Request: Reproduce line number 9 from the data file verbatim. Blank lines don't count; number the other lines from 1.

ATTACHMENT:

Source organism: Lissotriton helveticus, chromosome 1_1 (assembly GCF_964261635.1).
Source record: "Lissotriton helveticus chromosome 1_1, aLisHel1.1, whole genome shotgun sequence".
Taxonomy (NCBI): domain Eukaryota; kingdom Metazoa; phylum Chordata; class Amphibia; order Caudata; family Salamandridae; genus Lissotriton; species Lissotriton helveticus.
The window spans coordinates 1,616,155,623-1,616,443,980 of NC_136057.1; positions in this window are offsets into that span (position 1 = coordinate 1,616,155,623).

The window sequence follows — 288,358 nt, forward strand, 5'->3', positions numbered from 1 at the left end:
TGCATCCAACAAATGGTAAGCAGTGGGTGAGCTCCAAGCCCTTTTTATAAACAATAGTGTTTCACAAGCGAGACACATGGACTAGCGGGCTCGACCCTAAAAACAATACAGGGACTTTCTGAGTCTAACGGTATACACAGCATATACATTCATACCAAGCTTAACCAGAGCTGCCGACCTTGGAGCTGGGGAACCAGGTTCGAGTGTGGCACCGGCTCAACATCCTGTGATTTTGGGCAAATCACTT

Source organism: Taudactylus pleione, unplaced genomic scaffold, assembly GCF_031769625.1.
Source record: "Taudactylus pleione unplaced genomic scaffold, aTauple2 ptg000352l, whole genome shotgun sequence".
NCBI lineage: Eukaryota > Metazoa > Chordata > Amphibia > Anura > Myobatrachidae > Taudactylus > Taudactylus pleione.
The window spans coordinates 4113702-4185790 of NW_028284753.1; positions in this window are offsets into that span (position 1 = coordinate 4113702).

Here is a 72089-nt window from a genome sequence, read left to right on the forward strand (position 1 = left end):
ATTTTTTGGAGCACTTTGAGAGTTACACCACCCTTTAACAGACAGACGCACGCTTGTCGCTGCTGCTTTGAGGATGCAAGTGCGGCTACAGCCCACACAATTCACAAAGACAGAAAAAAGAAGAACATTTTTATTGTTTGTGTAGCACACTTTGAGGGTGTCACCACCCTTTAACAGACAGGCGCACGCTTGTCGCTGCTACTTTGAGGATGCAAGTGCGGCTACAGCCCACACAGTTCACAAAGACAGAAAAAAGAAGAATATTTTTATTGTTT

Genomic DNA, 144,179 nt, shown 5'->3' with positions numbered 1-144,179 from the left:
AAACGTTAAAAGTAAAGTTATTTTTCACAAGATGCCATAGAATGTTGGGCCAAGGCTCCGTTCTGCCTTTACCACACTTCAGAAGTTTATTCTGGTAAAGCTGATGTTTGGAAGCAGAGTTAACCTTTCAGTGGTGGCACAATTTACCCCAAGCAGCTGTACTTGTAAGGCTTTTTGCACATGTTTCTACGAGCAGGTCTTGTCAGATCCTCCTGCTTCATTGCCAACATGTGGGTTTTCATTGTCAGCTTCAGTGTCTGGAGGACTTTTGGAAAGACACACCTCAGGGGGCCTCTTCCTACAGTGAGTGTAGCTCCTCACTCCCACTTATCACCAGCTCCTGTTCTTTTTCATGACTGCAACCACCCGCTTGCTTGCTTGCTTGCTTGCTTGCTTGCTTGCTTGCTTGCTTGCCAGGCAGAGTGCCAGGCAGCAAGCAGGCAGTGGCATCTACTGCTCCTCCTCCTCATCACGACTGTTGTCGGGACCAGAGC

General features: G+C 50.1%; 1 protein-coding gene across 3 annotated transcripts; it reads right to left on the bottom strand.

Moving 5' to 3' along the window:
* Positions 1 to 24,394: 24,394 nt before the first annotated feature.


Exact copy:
NCBI lineage: Eukaryota > Metazoa > Chordata > Amphibia > Anura > Myobatrachidae > Taudactylus > Taudactylus pleione.